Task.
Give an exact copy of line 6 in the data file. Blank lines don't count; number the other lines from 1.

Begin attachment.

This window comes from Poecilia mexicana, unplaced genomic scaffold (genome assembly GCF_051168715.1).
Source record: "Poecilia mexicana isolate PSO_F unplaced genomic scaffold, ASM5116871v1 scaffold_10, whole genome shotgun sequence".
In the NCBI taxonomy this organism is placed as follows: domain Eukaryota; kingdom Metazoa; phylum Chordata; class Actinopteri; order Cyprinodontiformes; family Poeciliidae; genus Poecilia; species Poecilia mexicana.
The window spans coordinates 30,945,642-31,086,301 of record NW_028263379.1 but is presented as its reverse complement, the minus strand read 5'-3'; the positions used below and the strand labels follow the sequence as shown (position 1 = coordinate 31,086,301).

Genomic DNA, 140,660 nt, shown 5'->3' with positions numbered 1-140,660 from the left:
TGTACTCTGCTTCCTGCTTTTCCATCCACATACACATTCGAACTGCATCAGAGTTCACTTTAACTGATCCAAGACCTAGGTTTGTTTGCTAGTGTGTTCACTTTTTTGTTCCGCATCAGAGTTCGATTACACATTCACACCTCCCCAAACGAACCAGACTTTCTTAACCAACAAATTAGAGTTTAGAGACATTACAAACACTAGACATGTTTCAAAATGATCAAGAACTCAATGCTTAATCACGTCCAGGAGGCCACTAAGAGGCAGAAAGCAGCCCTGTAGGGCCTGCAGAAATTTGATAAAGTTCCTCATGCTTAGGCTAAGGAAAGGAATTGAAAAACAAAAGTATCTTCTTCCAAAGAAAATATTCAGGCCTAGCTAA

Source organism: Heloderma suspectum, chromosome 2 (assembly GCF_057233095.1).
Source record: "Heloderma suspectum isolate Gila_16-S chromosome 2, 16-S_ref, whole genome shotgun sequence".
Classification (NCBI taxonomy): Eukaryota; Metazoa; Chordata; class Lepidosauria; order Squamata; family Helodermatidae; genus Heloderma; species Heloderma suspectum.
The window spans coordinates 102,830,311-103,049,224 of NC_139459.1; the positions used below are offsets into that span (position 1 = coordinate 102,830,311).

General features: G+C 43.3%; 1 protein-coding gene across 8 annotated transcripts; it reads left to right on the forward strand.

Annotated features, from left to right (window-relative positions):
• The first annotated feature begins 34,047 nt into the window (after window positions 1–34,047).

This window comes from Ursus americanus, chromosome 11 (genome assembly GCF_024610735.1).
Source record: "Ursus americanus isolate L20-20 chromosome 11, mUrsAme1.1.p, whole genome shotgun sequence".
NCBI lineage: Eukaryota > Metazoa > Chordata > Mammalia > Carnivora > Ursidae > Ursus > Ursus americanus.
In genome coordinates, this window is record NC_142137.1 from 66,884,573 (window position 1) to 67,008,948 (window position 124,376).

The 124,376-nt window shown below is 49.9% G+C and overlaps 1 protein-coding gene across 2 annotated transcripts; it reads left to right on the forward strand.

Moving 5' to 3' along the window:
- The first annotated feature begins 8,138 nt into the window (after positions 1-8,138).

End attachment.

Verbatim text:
TGTACTCTGCTTCCTGCTTTTCCATCCACATACACATTCGAACTGCATCAGAGTTCACTTTAACTGATCCAAGACCTAGGTTTGTTTGCTAGTGTGTTCACTTTTTTGTTCCGCATCAGAGTTCGATTACACATTCACACCTCCCCAAACGAACCAGACTTTCTTAACCAACAAATTAGAGTTTAGAGACATTACAAACACTAGACATGTTTCAAAATGATCAAGAACTCAATGCTTAATCACGTCCAGGAGGCCACTAAGAGGCAGAAAGCAGCCCTGTAGGGCCTGCAGAAATTTGATAAAGTTCCTCATGCTTAGGCTAAGGAAAGGAATTGAAAAACAAAAGTATCTTCTTCCAAAGAAAATATTCAGGCCTAGCTAA